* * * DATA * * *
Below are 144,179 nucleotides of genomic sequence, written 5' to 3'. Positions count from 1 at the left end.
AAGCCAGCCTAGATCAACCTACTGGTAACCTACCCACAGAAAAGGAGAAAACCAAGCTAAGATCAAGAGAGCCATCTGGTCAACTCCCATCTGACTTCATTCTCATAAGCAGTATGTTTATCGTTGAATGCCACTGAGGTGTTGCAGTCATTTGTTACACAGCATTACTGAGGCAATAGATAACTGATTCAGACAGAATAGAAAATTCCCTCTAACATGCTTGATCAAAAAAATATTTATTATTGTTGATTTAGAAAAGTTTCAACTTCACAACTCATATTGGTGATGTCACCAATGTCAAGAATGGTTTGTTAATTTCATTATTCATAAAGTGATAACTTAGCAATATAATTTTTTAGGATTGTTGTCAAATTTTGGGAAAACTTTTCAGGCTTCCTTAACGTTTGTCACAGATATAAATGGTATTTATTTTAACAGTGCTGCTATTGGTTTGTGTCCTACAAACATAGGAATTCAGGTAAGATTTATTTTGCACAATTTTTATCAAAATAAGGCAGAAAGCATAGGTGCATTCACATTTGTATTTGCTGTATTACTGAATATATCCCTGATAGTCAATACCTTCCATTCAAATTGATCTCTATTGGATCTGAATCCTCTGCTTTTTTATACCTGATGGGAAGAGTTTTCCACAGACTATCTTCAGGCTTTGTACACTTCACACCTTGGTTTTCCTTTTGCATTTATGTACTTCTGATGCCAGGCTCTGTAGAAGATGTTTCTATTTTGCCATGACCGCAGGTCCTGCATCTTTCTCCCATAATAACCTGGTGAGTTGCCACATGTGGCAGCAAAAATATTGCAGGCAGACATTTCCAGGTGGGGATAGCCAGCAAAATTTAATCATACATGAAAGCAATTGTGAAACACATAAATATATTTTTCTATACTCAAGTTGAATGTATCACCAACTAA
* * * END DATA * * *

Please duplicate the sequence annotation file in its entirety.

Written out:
Below are 144,179 nucleotides of genomic sequence, written 5' to 3'. Positions count from 1 at the left end.
AAGCCAGCCTAGATCAACCTACTGGTAACCTACCCACAGAAAAGGAGAAAACCAAGCTAAGATCAAGAGAGCCATCTGGTCAACTCCCATCTGACTTCATTCTCATAAGCAGTATGTTTATCGTTGAATGCCACTGAGGTGTTGCAGTCATTTGTTACACAGCATTACTGAGGCAATAGATAACTGATTCAGACAGAATAGAAAATTCCCTCTAACATGCTTGATCAAAAAAATATTTATTATTGTTGATTTAGAAAAGTTTCAACTTCACAACTCATATTGGTGATGTCACCAATGTCAAGAATGGTTTGTTAATTTCATTATTCATAAAGTGATAACTTAGCAATATAATTTTTTAGGATTGTTGTCAAATTTTGGGAAAACTTTTCAGGCTTCCTTAACGTTTGTCACAGATATAAATGGTATTTATTTTAACAGTGCTGCTATTGGTTTGTGTCCTACAAACATAGGAATTCAGGTAAGATTTATTTTGCACAATTTTTATCAAAATAAGGCAGAAAGCATAGGTGCATTCACATTTGTATTTGCTGTATTACTGAATATATCCCTGATAGTCAATACCTTCCATTCAAATTGATCTCTATTGGATCTGAATCCTCTGCTTTTTTATACCTGATGGGAAGAGTTTTCCACAGACTATCTTCAGGCTTTGTACACTTCACACCTTGGTTTTCCTTTTGCATTTATGTACTTCTGATGCCAGGCTCTGTAGAAGATGTTTCTATTTTGCCATGACCGCAGGTCCTGCATCTTTCTCCCATAATAACCTGGTGAGTTGCCACATGTGGCAGCAAAAATATTGCAGGCAGACATTTCCAGGTGGGGATAGCCAGCAAAATTTAATCATACATGAAAGCAATTGTGAAACACATAAATATATTTTTCTATACTCAAGTTGAATGTATCACCAACTAA